GLYNN COUNTY, Ga. - You may not know it, but there's a place in Jacksonville's backyard that is producing some of the most elite members of local, state and federal law enforcement.
If you're a fan of television crime shows, you've likely heard the term "FLETC" or Federal Law Enforcement Training Centers. Men and women from across the country travel to the 1,600-acre compound in Glynn County, Georgia, to hone their skills to become the "best of the best" who carry a badge.
The training academy includes a mock town to allow for real-world scenarios like mass shootings and terrorist attacks -- a compound so big, it actually has its own ZIP Code. Many have wondered how officers and agents know what to do and when to do it, so News4Jax asked for access beyond the locked gates, and our request was granted.
Editor's Note: News4Jax is not showing faces of current students, only instructors, and we are not revealing training that would jeopardize the safety of law enforcement or citizens.
News4Jax goes inside FLETC
As soon as we arrived at the Federal Law Enforcement Training Centers in Southeast Georgia, we could see the facility provides a real-world experience and can handle thousands of members of law enforcement.
"We train over 70,000 students here every year. We want to make sure they develop the skill set to be able to do their job," FLETC Deputy Director William Fallon said.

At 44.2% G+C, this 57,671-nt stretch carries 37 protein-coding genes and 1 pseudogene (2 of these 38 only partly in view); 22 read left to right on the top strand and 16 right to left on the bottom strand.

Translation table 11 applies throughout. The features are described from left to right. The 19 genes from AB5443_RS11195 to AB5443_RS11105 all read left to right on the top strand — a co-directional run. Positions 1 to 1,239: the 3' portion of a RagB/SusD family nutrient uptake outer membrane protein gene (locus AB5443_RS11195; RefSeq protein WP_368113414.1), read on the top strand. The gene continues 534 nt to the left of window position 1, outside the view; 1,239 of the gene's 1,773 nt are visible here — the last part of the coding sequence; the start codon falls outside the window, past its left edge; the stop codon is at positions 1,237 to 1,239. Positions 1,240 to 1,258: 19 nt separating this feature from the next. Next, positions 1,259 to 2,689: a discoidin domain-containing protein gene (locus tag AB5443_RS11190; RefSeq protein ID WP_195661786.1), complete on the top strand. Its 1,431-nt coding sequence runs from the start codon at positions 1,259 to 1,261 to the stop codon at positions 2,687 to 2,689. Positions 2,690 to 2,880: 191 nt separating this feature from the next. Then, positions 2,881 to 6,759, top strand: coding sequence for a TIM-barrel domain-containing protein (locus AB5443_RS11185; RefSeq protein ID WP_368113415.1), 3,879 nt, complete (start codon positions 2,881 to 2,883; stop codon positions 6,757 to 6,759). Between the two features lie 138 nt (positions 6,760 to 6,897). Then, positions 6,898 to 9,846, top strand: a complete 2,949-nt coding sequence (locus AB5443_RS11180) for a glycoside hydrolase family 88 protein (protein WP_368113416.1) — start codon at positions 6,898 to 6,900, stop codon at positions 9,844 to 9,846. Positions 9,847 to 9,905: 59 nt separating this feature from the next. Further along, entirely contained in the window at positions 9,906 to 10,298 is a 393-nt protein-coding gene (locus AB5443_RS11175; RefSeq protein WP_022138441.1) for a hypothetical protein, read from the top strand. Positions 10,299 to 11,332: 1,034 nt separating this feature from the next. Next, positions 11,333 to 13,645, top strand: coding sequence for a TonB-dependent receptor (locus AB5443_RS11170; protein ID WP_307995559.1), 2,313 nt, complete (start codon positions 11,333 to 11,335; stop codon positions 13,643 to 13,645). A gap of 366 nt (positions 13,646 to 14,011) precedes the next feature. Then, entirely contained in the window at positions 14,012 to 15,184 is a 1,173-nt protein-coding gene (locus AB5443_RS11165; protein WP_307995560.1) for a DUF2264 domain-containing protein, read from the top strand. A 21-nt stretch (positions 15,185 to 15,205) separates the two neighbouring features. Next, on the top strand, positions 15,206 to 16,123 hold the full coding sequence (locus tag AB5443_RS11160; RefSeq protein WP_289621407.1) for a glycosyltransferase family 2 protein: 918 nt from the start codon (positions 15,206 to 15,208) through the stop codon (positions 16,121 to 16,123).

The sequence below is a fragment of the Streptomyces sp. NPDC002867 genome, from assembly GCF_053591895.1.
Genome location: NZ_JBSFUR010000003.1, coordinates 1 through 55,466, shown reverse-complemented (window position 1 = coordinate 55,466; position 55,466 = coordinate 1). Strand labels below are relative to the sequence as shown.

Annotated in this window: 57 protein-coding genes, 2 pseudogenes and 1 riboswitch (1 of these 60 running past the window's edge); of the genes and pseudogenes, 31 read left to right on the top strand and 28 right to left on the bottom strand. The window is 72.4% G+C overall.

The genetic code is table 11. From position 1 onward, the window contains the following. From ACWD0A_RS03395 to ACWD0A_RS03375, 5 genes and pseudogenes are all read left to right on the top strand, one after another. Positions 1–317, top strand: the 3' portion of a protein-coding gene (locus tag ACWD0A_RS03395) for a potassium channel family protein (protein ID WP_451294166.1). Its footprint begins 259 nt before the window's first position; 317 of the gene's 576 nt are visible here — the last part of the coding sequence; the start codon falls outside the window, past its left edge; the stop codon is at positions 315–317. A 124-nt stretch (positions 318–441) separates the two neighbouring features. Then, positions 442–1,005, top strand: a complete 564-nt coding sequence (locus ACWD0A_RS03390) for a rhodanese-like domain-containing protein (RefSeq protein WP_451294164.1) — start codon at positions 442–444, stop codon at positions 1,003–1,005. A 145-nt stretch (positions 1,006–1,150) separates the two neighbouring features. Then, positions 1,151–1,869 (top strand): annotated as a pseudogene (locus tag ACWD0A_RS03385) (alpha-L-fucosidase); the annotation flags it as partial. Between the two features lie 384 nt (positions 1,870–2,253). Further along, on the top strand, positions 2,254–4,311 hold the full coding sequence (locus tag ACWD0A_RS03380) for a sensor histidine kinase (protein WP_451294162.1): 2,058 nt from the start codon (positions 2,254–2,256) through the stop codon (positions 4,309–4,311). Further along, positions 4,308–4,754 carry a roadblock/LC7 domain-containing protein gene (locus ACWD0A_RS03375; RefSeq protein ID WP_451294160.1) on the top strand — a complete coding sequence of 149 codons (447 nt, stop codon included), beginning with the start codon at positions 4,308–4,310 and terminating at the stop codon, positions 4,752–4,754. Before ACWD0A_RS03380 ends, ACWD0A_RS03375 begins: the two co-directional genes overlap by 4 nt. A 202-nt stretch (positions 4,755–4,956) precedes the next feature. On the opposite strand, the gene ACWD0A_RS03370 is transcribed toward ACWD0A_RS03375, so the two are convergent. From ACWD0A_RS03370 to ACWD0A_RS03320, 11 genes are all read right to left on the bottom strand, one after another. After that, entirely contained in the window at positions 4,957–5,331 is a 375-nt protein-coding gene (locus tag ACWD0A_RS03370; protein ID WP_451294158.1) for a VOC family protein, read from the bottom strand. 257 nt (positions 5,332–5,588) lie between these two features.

In fact, 91 federal law enforcement agencies learn to protect the homeland at FLETC.
"It really does create a situation where law enforcement officers have to think on their feet. They have to be truly first responders to a dynamic incident where they may or may not have communication," explained Jeni Groot-Begnaud, a counter-terrorism instructor.
WATCH: Officer shot scenario
Students from local, state and federal departments are trained and then tested on all aspects of their dangerous jobs, including driving.
"Two of the biggest liabilities that we have in law enforcement are use-of-force and driver training, when we talk about deaths," said driving instructor George Buck.
Students also spend a lot of time perfecting their aim not only on the range, but also on high-tech simulators.
"Both hands on the weapon to allow control. Take that support hand, bring it up across the chest," explained firearms instructor Rock Smith.
But it's so much more than shooting. Now more than ever, these future elite officers and agents are taught when to use force and when not to.
"We don't want them to under react and we don't want them to overreact," said Division of Physical Techniques Chief Kelly Dixon.
"Everything we do is evaluated and assessed. And so they get the message loud and clear what proper conduct looks like," added FLETC Director Thomas J. Walters.
All the training must be as real as possible.
"You can take and read police reports and then make scenarios based on something else," said Active Response Chief Bruce Miller.
Because real-world training is so important, FLETC has full-scale models of just about any situation you could imagine. A complete city has been built with banks, motels, pawn shops and public transportation.
"We have a responsibility to provide realistic training," emphasized Assistant Director Michael Milner.